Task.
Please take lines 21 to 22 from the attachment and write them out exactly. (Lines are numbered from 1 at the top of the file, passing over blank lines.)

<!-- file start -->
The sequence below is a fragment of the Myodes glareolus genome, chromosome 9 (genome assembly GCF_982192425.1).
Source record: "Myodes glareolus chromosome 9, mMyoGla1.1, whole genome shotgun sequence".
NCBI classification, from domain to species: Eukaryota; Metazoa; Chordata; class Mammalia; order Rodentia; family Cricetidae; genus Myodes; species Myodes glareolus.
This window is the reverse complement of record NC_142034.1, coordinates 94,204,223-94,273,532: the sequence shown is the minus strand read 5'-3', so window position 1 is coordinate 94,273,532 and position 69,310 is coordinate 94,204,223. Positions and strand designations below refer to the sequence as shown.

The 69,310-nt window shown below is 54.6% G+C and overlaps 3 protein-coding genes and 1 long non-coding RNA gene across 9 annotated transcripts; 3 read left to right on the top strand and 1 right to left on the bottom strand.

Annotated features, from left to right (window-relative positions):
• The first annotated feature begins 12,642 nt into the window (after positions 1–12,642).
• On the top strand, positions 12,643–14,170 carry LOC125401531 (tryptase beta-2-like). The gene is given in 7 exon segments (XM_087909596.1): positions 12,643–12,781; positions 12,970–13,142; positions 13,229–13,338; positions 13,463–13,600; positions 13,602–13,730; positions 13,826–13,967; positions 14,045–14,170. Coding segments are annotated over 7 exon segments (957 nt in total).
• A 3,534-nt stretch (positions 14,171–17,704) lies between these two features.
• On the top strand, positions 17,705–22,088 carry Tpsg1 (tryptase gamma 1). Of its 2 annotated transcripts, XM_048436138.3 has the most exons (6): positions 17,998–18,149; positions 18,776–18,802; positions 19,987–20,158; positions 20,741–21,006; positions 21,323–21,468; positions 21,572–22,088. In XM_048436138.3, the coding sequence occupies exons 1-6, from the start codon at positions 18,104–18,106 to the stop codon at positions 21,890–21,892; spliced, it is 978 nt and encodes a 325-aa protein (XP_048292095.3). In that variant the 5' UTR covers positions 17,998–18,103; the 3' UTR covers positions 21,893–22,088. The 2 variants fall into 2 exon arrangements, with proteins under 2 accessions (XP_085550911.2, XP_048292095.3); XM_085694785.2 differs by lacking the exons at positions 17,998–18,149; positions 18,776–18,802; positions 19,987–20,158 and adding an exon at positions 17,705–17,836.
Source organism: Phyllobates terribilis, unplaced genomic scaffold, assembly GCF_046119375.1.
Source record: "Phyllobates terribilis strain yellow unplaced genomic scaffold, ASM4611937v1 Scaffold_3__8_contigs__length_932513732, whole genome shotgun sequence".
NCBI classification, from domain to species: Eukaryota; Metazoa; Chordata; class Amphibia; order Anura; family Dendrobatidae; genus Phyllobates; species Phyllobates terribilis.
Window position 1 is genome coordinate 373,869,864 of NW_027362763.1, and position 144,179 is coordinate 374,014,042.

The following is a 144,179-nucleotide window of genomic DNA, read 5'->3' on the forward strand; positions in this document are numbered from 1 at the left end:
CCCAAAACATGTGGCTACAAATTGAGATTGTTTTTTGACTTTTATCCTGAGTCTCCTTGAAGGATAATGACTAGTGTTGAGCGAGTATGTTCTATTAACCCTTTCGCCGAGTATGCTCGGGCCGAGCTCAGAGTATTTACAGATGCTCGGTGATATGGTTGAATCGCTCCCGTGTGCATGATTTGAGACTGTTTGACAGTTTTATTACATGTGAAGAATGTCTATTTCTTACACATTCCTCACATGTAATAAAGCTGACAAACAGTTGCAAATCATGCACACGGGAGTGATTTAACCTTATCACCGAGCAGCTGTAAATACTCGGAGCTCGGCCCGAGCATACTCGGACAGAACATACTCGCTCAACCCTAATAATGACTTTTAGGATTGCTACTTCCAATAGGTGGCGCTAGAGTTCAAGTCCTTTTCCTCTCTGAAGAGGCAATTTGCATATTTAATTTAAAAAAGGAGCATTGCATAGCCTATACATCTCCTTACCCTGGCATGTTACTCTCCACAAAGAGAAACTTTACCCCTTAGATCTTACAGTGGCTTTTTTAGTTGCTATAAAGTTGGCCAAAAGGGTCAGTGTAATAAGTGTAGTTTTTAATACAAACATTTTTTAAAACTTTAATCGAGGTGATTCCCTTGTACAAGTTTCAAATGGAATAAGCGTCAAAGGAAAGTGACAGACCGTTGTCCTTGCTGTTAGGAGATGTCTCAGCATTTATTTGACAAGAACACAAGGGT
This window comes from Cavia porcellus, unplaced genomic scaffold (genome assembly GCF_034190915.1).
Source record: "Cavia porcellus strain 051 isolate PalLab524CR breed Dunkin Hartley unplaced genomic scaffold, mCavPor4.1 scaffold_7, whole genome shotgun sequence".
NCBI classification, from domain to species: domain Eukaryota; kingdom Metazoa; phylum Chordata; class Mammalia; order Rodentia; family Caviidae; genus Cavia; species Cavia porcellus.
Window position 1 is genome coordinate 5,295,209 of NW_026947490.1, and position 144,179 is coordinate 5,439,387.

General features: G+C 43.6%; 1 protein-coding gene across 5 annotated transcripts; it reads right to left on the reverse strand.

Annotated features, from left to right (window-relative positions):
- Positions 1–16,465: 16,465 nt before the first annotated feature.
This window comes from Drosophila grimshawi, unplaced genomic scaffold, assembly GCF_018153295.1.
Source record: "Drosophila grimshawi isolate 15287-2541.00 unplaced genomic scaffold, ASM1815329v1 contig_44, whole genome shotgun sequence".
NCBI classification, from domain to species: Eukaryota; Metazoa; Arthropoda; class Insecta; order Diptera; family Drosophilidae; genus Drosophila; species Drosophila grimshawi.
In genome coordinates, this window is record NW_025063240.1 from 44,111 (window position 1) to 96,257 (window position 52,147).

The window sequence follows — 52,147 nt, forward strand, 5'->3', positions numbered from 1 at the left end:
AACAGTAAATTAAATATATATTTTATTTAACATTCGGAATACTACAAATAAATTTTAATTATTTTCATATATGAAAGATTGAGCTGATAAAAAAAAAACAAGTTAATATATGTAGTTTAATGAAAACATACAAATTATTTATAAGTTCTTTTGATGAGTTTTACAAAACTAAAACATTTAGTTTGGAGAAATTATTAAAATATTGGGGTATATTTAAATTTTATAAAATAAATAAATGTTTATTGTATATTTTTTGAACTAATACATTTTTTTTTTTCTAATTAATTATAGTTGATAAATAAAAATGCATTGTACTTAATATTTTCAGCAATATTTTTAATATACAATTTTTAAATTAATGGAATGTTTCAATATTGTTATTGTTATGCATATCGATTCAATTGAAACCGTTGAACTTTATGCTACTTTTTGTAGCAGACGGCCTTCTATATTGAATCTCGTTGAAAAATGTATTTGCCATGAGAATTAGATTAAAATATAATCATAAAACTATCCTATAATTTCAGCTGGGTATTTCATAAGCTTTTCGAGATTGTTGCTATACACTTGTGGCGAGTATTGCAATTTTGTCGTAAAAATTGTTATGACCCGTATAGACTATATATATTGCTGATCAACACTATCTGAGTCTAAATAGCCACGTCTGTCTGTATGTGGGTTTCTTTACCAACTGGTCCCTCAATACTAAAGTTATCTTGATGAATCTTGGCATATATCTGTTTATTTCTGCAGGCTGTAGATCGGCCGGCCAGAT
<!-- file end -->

General features: G+C 43.6%; 1 protein-coding gene across 5 annotated transcripts; it reads right to left on the reverse strand.

Annotated features, from left to right (window-relative positions):